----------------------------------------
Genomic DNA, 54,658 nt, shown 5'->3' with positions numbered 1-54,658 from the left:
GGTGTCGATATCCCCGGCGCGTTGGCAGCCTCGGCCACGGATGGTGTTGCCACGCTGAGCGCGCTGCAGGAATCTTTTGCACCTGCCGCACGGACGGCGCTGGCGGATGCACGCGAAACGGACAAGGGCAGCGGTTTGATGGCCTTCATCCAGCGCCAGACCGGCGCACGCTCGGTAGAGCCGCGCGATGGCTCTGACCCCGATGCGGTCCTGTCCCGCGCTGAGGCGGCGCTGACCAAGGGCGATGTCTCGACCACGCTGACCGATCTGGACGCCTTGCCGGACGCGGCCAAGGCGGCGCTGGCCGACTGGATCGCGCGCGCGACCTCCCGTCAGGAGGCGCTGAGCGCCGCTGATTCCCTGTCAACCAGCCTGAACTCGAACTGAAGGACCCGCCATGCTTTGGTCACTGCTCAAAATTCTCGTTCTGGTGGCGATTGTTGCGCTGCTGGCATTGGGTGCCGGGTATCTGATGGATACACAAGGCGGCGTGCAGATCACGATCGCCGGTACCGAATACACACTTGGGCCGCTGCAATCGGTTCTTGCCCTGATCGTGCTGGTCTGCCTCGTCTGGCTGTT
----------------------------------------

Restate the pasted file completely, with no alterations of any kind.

Genomic DNA, 54,658 nt, shown 5'->3' with positions numbered 1-54,658 from the left:
GGTGTCGATATCCCCGGCGCGTTGGCAGCCTCGGCCACGGATGGTGTTGCCACGCTGAGCGCGCTGCAGGAATCTTTTGCACCTGCCGCACGGACGGCGCTGGCGGATGCACGCGAAACGGACAAGGGCAGCGGTTTGATGGCCTTCATCCAGCGCCAGACCGGCGCACGCTCGGTAGAGCCGCGCGATGGCTCTGACCCCGATGCGGTCCTGTCCCGCGCTGAGGCGGCGCTGACCAAGGGCGATGTCTCGACCACGCTGACCGATCTGGACGCCTTGCCGGACGCGGCCAAGGCGGCGCTGGCCGACTGGATCGCGCGCGCGACCTCCCGTCAGGAGGCGCTGAGCGCCGCTGATTCCCTGTCAACCAGCCTGAACTCGAACTGAAGGACCCGCCATGCTTTGGTCACTGCTCAAAATTCTCGTTCTGGTGGCGATTGTTGCGCTGCTGGCATTGGGTGCCGGGTATCTGATGGATACACAAGGCGGCGTGCAGATCACGATCGCCGGTACCGAATACACACTTGGGCCGCTGCAATCGGTTCTTGCCCTGATCGTGCTGGTCTGCCTCGTCTGGCTGTT